I was fascinated with the word millefiori and spent almost as much time researching the origins of the word and art form as I did building my first cane. Millefiori means "thousand flowers" in Italian. The process of combining rods of glass into specific patterns, such as the petals of a flower, heating the rods and then drawing or stretching them out to form the cane is the basis of the term. The cane can be sliced and combined to form the "thousand flowers" or other patterns, and then used to decorate beads or other glass objects. Millefiori cane work lends itself very well to polymer clay. The cane is formed by piecing the clay together like a puzzle, and carefully compressing the outside of the cane to reduce the image. The resulting cane can be sliced to form beads or to be used as a decorative layer for other objects.
Condition all clay well by hand kneading or slice thinly and run through a pasta machine until soft and pliable.
Roll out each color of clay on #1 (the thickest) setting of pasta machine into a sheet that is 4x4 inches.
Preparing the Skinner Blend: Use this technique to quickly and easily create sheets of graded color needed to make the leaf cane. The Skinner Blend method works when using two or more colors of clay.
Fold each color sheet of clay in half diagonally.
Join the folded sheets along the diagonal edge, off setting the triangles slightly so that the corners do not exactly meet. You must do this if you wish to have areas of the original colors included in the graded-color clay sheet. If the colors meet exactly, you will have a sheet that is entirely graded.
Roll the new sheet through the pasta machine. Fold the two-color sheet in half, folding same color edge on same color edge and roll through the pasta machine, placing the folded side of the sheet against the rollers of the pasta machine--helping to prevent air bubbles. Fold and roll through again. Repeat until the sheet is fully blended and there are no streaks.
Lay the sheet of blended clay in front of you so the white edge is to one side and the magenta to the other. Roll up the blended sheet to form a log or cane that blends from white to magenta from front to back; be sure to roll the cane tightly.
Turn the cane up on its end and compress the cane downward, making it more squat.
Cut the cane in half while it is still up on its end.This will result in two half circle logs or canes.
While the half circle cane is up on its end, slice it into 3 - 4 sections, like a pie. Repeat with the other half circle cane.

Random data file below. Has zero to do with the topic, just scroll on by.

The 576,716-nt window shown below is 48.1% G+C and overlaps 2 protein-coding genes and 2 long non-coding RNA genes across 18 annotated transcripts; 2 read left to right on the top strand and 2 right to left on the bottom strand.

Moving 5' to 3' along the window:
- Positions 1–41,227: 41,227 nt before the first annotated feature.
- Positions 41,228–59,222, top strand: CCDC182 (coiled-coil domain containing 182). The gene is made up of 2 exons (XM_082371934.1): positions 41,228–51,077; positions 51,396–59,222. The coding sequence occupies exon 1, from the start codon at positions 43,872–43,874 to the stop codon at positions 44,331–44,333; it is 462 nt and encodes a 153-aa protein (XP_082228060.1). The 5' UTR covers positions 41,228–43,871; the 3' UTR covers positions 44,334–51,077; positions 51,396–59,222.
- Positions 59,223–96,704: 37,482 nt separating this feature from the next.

Roll out a sheet of black clay on the #6 (relatively thin) setting of the pasta machine.
Insert thin strips of the black clay between the sections cut in Step 9, this will define the leaf's veins.
Reassemble each half-circle cane with black "veins." Add a strip of black clay in between the two half circle canes to form the stem. Reassemble to reform a circle cane.
Wrap the entire outside of the cane with a thin sheet of black clay.
Reduce the cane by rolling and stretching until it is 1/2 inch in diameter.
Cut the cane into fifteen, 1-inch segments. Keep each segment in line, as you will be cutting the cane paying special attention to the gradation of color.
Look at the ends of each segment and pinch the top of the cane where the stem is to form the point of a leaf. Work to be sure each leaf is pointed in the same direction.
Keeping the leaf segments in order, slice 10 thin slices from each cane.
Assembling the purse:
Starting at the bottom of the heart filigree purse, begin attaching the lightest (or darkest--your choice!) cane slices, pressing the top of each leaf cane slices into the filigree work. Complete the purse row by row, overlapping the tops of the leaves already attached with the tips of the leaves being added. By keeping the leaf slices in gradated order, the blend will become apparent as the leaves are added to the purse.
Cover the front, sides, and half of the back of the purse, but not the flap. Bake the purse for 15 minutes at 275 degrees Fahrenheit. Allow the purse to cool. Baking at this stage will allow you to continue covering the purse with layers of leaves without distorting the layers already applied, and baking the piece several times is of no consequence.
Once complete, bake the entire purse again for 15 minutes at 275 degrees Fahrenheit.
To insure that the layers on the flap are secure, open the purse and, working on the back of the flap, squeeze a thin layer of Kato Clear Liquid Medium. Bake for 15 minutes at 275 degrees Fahrenheit again.
The pieces featured in the Gallery of Designs are copyrighted designs and are provided for inspiration only. We
encourage you to substitute different colors, products and techniques to make the design your own.